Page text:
Autocompleting Selenium locators

A Jupyter Kernel is a long living process. It gets started after the first code cell is executed and it is shutdown only when explicitly requested so (or when the Jupyter client in use is shutdown).

For a Robot Framework kernel this means that the same kernel process outlives all the Robot Framework test runs it executes. This makes it possible for RobotKernel, for example, to “remember” all the Selenium connections (browsers) left open by the last Robot Framework run and reuse those at the next run.

And there is more: this makes it possible for RobotKernel to ask the currently open browser for available locators directly. Even inject an interactive picker to autocomplete a locator value.


Let’s start with loading SeleniumLibrary and also SeleniumScreenshots, because it makes fun demos with Selenium.

But it is important that we don’t define the usual Suite teardown  Close all browsers, because we want to reuse the same browser window through multiple task executions.

*** Settings ***

Library  SeleniumLibrary
Library  SeleniumScreenshots

Next we define one useful keyword for this approach: Open singleton browser. This only opens a new browser if the browser is not already open.

*** Keywords ***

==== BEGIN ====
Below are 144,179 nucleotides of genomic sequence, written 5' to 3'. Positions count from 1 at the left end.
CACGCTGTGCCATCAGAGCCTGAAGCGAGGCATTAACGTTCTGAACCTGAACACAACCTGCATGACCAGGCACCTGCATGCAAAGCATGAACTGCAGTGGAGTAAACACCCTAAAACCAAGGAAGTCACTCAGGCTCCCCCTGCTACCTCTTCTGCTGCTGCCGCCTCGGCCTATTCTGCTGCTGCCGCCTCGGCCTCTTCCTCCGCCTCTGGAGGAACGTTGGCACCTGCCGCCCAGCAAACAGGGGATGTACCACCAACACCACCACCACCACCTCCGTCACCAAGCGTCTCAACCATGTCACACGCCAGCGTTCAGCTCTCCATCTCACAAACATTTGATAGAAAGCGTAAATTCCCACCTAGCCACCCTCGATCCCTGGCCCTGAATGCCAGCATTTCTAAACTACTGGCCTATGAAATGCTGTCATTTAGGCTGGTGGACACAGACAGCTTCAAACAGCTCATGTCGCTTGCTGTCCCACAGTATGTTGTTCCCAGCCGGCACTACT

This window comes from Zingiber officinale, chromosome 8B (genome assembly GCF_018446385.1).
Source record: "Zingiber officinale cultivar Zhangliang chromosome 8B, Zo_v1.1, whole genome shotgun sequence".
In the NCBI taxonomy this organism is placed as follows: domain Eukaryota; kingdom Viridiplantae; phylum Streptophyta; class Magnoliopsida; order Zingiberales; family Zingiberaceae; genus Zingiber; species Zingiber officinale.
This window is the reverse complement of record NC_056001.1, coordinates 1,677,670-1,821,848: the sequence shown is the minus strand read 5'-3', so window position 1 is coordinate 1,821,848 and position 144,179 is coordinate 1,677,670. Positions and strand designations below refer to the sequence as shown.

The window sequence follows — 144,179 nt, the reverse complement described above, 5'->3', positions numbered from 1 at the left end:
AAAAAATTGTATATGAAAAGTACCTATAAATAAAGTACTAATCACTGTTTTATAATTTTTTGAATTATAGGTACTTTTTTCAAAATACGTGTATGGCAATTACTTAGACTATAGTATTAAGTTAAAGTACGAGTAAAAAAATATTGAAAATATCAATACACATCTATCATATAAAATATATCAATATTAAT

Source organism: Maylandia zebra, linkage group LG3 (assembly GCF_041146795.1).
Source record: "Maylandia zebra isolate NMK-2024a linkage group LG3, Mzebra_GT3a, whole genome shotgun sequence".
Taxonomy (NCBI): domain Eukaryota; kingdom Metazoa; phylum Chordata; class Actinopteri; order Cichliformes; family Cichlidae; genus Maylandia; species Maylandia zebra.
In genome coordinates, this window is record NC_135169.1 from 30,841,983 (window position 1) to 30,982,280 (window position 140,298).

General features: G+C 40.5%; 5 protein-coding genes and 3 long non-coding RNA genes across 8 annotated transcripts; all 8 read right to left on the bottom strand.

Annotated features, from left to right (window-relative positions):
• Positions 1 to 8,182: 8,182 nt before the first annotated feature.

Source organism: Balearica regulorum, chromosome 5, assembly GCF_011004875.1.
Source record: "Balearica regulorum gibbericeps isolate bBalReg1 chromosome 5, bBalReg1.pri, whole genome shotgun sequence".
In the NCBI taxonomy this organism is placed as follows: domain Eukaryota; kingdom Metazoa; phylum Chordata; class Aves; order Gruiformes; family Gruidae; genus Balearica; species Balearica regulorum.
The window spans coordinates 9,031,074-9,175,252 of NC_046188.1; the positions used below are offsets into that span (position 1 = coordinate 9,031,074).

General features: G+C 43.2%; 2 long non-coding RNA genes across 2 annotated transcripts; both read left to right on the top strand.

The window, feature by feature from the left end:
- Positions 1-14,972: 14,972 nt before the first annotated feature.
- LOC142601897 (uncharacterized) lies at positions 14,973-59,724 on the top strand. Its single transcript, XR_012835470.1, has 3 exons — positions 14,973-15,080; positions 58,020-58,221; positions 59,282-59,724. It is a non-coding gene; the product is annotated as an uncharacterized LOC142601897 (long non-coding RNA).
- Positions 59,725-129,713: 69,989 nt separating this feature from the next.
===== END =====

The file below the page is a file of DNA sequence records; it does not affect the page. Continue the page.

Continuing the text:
Open singleton browser
    [Documentation]  Open a browser or re-use the opened browser
    [Arguments]  ${url}=about:blank
    Open browser  ${url}  alias=singleton

Autocompleting locators

Now we are ready to learn, how to use RobotKernel’s Selenium locator autocompletion.

Let’s start with simply opening in our singleton browser window.

*** Tasks ***

Show Wikipedia
    Open singleton browser
    Capture and crop page screenshot
    ...  wikipedia.png
    ...  css:H1

Now we should have open. Try executing that cell multiple times. It should be pretty fast, because the browser is never closed between executions and the subsequent executions may uses the already open browser.

Now let’s repeat the previous keyword, but try to enter input into the search box by typing Input text id: and pressing TAB key, the Jupyter autocompletion default key.

After that TAB Jupyter should propose us all the available ids at the current page and also highlight them on the page.

Unfortunately, it is not currently possible to highlight them one by one while selecting (but you could highlight the selected one by pressing TAB after selecting the value to be autocompleted).

Thanks to Wikipedia’s design, it is easy to guess that id:searchInput is the locator for the search input field.

*** Tasks ***

Type a search into Wikipedia's prompt
    Open singleton browser
    Input text
    ...  id:searchInput
    ...  Robot Framework
    Capture and crop page screenshot  wikipedia.png
    ...  css:[id='search-form'] > *

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